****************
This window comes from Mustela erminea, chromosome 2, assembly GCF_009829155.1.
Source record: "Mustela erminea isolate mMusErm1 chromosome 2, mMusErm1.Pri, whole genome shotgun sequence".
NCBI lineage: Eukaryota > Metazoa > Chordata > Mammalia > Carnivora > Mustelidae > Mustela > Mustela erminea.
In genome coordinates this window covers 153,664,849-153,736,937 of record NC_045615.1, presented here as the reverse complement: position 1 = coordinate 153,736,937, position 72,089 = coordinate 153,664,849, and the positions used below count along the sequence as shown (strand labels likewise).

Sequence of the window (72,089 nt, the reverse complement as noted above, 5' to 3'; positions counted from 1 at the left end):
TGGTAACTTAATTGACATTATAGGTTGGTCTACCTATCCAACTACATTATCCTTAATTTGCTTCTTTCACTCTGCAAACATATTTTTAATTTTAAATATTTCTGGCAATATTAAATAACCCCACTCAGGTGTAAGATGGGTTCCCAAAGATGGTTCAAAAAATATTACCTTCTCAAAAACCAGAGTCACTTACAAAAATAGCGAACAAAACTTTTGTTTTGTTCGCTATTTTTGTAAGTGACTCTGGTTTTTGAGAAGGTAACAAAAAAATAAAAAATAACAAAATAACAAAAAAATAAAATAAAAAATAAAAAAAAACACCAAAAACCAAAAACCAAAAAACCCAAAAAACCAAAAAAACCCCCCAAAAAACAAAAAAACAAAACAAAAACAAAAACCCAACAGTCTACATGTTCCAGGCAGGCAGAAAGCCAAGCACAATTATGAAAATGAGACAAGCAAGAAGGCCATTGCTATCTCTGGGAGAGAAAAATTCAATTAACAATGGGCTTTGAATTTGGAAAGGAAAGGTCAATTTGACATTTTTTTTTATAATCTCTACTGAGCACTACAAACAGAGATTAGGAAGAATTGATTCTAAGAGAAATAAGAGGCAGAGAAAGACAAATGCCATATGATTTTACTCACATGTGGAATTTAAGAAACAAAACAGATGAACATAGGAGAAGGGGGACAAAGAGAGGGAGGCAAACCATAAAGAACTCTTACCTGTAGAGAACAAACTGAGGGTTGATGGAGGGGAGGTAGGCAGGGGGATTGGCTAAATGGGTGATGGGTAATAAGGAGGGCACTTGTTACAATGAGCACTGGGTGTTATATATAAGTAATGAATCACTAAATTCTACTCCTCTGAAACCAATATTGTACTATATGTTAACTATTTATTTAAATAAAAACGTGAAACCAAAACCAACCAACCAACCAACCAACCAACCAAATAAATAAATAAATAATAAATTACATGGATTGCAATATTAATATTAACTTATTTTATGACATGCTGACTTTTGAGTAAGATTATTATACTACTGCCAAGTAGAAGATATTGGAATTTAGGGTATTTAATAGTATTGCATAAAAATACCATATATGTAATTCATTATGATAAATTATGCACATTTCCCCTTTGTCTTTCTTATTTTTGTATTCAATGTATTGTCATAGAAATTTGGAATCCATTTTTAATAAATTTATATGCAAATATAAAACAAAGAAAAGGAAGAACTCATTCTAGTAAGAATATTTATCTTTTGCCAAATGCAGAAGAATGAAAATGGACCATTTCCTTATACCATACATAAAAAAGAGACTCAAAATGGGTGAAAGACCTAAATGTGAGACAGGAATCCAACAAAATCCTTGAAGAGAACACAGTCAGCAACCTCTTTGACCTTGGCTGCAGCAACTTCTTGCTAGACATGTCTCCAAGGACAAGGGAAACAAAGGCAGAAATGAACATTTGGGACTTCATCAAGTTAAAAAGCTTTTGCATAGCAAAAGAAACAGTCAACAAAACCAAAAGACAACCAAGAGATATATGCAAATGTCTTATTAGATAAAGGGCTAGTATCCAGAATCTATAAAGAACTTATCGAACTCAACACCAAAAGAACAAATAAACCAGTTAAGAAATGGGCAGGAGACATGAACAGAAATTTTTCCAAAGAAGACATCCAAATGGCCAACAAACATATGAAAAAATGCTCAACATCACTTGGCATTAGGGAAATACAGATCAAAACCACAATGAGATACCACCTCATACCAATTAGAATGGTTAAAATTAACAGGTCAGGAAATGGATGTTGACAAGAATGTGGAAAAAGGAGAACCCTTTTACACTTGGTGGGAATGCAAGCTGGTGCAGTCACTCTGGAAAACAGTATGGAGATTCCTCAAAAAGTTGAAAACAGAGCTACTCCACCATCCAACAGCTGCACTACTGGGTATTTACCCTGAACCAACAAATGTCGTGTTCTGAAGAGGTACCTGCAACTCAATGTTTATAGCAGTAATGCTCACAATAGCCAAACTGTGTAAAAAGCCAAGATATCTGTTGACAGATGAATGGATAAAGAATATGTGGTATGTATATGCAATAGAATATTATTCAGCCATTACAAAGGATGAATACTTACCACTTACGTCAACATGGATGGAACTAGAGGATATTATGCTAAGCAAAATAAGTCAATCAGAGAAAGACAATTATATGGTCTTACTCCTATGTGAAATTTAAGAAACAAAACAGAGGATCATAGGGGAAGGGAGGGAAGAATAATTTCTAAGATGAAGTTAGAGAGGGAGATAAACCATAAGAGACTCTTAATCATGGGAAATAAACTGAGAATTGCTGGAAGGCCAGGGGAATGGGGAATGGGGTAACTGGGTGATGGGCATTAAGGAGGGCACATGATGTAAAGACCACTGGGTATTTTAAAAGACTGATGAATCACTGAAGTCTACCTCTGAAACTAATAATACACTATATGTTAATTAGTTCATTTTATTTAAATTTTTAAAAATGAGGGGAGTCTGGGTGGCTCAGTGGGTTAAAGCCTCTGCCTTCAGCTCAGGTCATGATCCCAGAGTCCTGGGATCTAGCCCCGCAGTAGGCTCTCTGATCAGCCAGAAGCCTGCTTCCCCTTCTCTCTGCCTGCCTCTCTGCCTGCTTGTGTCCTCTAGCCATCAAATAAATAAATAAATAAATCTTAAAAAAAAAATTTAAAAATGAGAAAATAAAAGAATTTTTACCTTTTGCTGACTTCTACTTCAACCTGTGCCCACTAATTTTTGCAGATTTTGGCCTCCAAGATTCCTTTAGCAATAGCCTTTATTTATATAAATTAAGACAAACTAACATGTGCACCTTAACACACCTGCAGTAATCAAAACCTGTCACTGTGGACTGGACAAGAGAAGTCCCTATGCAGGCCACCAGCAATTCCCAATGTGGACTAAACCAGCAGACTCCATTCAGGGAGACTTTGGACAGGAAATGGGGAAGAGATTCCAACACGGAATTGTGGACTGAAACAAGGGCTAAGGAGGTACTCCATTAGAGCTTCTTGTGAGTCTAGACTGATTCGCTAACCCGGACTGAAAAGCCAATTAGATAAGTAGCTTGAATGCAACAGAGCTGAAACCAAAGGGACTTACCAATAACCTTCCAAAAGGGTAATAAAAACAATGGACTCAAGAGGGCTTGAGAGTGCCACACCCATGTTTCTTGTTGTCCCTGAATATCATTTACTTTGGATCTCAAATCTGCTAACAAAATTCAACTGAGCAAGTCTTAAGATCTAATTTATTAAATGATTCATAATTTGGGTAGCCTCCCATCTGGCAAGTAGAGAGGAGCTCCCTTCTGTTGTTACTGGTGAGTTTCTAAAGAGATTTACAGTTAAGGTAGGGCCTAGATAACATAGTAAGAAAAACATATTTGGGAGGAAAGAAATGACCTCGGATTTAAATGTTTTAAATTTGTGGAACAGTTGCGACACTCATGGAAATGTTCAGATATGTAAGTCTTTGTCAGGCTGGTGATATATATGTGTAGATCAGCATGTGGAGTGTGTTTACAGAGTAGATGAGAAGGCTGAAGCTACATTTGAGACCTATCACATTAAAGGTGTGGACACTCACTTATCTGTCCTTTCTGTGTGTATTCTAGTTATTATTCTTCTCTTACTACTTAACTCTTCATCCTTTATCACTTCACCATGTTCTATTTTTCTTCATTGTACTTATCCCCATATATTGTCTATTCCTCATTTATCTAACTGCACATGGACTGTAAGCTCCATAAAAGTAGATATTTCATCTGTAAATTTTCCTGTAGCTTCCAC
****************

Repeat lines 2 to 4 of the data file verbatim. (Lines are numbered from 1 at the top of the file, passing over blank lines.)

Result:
Source record: "Mustela erminea isolate mMusErm1 chromosome 2, mMusErm1.Pri, whole genome shotgun sequence".
NCBI lineage: Eukaryota > Metazoa > Chordata > Mammalia > Carnivora > Mustelidae > Mustela > Mustela erminea.
In genome coordinates this window covers 153,664,849-153,736,937 of record NC_045615.1, presented here as the reverse complement: position 1 = coordinate 153,736,937, position 72,089 = coordinate 153,664,849, and the positions used below count along the sequence as shown (strand labels likewise).